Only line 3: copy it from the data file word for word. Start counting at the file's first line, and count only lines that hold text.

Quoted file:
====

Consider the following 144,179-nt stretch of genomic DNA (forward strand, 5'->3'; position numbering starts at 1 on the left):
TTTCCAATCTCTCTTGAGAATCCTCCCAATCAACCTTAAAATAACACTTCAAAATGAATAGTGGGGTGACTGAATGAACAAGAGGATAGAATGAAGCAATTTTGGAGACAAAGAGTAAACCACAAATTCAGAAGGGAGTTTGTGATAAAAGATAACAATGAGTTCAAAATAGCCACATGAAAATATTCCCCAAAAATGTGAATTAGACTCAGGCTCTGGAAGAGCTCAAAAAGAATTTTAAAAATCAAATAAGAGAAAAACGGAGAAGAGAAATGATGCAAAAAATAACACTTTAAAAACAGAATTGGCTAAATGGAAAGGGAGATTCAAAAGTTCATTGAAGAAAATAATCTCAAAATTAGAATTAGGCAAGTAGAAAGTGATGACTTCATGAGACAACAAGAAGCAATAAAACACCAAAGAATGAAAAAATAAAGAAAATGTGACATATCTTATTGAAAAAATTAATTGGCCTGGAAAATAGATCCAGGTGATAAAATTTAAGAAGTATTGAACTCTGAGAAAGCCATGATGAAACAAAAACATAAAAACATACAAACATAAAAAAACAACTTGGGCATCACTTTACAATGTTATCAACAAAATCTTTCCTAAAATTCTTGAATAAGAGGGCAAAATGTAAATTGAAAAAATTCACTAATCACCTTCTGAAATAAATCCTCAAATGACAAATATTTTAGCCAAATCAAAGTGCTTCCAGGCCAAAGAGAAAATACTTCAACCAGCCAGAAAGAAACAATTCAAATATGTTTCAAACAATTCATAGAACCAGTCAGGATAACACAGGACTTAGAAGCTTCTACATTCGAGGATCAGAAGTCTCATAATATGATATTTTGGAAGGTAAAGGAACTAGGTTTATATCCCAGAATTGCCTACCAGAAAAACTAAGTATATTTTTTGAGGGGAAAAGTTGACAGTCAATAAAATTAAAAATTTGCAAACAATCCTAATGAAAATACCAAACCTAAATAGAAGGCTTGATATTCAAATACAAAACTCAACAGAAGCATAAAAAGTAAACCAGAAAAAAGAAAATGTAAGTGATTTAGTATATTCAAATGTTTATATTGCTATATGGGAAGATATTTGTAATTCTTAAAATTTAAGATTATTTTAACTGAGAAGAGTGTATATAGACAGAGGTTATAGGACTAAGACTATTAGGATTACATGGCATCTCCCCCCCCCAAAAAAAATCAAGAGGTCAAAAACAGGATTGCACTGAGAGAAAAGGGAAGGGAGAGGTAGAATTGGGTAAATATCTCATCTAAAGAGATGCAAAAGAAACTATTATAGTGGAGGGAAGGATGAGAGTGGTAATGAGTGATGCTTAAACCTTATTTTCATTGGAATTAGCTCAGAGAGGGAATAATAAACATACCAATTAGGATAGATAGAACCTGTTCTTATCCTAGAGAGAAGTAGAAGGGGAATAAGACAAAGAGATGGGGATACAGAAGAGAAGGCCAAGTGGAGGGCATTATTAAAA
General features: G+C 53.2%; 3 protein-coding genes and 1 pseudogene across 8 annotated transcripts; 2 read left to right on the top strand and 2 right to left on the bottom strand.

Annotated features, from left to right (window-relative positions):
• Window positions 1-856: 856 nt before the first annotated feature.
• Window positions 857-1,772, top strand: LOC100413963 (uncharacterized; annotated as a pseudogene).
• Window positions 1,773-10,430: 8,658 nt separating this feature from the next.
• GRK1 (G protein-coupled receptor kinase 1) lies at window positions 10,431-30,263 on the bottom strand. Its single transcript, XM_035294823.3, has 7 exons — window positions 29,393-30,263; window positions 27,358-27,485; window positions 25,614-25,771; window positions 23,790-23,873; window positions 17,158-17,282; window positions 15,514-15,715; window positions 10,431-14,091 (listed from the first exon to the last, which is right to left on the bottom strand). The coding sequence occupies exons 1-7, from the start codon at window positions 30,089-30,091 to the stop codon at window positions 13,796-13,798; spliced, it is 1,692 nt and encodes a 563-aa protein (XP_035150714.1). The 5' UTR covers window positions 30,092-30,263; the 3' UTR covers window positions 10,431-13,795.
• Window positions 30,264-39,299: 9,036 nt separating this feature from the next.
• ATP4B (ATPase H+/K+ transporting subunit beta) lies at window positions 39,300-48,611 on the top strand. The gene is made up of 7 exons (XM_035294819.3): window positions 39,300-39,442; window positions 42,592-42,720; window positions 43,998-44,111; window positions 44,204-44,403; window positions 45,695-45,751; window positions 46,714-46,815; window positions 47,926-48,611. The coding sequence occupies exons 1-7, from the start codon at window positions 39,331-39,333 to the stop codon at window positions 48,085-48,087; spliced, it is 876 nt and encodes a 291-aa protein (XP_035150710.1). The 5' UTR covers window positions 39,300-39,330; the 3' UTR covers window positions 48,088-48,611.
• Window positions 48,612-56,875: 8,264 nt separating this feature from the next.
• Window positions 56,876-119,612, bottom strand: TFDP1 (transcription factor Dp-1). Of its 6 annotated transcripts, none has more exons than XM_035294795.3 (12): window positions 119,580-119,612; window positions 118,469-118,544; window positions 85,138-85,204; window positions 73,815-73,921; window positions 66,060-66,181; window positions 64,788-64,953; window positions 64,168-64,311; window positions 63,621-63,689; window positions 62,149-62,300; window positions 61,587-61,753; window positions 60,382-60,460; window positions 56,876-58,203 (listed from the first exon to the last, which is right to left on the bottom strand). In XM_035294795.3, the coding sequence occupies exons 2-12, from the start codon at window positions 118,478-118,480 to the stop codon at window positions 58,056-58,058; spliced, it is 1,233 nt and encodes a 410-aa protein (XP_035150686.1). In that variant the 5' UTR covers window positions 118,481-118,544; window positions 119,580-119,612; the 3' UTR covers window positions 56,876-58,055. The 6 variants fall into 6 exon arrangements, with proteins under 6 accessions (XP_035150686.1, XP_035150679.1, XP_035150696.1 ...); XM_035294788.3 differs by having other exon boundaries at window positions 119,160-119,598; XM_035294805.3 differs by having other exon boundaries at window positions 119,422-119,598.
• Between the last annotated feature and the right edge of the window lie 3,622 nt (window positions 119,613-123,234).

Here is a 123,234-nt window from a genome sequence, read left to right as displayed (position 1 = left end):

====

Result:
General features: G+C 53.2%; 3 protein-coding genes and 1 pseudogene across 8 annotated transcripts; 2 read left to right on the top strand and 2 right to left on the bottom strand.